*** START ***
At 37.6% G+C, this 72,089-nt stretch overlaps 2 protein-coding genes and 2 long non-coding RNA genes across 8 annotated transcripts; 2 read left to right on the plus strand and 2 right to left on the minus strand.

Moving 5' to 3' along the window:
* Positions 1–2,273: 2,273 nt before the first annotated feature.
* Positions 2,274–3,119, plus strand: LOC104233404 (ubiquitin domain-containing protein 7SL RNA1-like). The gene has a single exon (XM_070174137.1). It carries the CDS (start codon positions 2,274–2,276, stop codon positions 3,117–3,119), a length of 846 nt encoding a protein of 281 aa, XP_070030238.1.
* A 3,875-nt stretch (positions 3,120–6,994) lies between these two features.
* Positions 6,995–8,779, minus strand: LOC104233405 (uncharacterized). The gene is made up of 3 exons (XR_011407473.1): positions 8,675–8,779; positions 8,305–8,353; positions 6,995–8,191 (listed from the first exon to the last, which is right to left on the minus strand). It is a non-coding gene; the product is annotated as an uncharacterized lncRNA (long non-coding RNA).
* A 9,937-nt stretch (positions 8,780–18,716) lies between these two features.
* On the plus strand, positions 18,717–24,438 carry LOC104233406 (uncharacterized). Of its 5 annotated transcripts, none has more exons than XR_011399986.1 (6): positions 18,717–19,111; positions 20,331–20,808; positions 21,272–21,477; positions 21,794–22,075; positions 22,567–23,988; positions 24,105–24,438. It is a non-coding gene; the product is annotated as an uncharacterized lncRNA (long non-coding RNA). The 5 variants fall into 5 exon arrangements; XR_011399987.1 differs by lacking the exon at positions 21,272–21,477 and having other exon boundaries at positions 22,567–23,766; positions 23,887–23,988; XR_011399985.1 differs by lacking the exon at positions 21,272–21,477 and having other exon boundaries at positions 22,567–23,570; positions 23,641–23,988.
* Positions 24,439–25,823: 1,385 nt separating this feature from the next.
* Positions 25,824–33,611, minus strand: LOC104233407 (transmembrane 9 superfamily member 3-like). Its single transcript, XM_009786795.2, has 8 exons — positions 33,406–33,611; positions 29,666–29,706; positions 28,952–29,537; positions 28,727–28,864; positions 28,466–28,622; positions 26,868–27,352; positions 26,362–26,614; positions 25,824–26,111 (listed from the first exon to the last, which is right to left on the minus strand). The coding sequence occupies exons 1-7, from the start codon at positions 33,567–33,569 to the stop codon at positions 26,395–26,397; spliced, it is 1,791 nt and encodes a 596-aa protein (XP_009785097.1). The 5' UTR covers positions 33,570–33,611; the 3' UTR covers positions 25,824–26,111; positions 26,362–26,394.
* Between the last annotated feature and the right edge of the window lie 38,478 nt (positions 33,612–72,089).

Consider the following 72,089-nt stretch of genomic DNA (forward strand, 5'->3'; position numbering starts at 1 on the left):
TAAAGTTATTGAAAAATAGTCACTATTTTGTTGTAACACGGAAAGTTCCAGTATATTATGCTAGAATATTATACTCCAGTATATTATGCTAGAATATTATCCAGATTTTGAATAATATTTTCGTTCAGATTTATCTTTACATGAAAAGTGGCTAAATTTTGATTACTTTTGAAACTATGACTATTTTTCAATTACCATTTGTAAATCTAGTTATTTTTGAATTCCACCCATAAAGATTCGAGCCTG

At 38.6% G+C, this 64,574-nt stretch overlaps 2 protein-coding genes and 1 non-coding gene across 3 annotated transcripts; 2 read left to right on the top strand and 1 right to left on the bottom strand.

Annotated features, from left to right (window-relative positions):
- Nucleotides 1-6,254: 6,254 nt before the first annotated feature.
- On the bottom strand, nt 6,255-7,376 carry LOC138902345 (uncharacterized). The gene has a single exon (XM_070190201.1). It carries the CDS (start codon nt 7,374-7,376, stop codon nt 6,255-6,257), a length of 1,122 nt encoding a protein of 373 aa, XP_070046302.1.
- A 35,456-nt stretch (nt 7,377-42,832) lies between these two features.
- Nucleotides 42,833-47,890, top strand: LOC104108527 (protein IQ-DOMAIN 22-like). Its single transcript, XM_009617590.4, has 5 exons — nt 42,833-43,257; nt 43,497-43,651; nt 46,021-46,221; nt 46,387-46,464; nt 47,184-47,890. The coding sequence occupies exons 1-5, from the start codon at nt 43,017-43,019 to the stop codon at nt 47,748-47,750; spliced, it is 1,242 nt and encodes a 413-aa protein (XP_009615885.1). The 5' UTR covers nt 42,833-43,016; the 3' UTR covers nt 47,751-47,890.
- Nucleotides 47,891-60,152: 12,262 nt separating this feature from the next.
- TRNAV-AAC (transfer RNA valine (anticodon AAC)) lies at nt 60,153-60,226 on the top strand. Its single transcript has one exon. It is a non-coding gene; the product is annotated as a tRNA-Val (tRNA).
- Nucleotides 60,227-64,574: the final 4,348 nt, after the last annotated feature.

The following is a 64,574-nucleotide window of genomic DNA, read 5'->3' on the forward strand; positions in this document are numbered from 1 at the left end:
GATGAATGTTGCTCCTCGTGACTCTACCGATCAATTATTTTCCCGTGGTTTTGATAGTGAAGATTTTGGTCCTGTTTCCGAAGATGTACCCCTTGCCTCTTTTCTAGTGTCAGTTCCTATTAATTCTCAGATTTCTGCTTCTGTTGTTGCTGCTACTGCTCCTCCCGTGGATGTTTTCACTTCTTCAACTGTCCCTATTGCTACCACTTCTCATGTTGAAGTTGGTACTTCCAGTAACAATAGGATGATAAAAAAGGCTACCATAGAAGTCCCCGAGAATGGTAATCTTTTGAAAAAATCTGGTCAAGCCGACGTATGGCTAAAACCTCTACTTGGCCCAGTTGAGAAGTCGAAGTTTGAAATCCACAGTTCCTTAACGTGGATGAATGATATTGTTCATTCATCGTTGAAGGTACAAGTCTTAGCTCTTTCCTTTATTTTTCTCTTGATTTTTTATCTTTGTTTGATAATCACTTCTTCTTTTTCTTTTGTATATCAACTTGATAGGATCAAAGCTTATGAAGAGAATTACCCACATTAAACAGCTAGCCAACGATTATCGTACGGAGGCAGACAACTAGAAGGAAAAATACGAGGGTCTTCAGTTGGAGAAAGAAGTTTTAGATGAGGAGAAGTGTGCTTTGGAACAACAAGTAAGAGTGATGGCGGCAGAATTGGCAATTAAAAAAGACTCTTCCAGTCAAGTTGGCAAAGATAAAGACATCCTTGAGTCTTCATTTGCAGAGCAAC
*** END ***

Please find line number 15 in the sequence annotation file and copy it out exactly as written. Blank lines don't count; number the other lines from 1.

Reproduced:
Annotated features, from left to right (window-relative positions):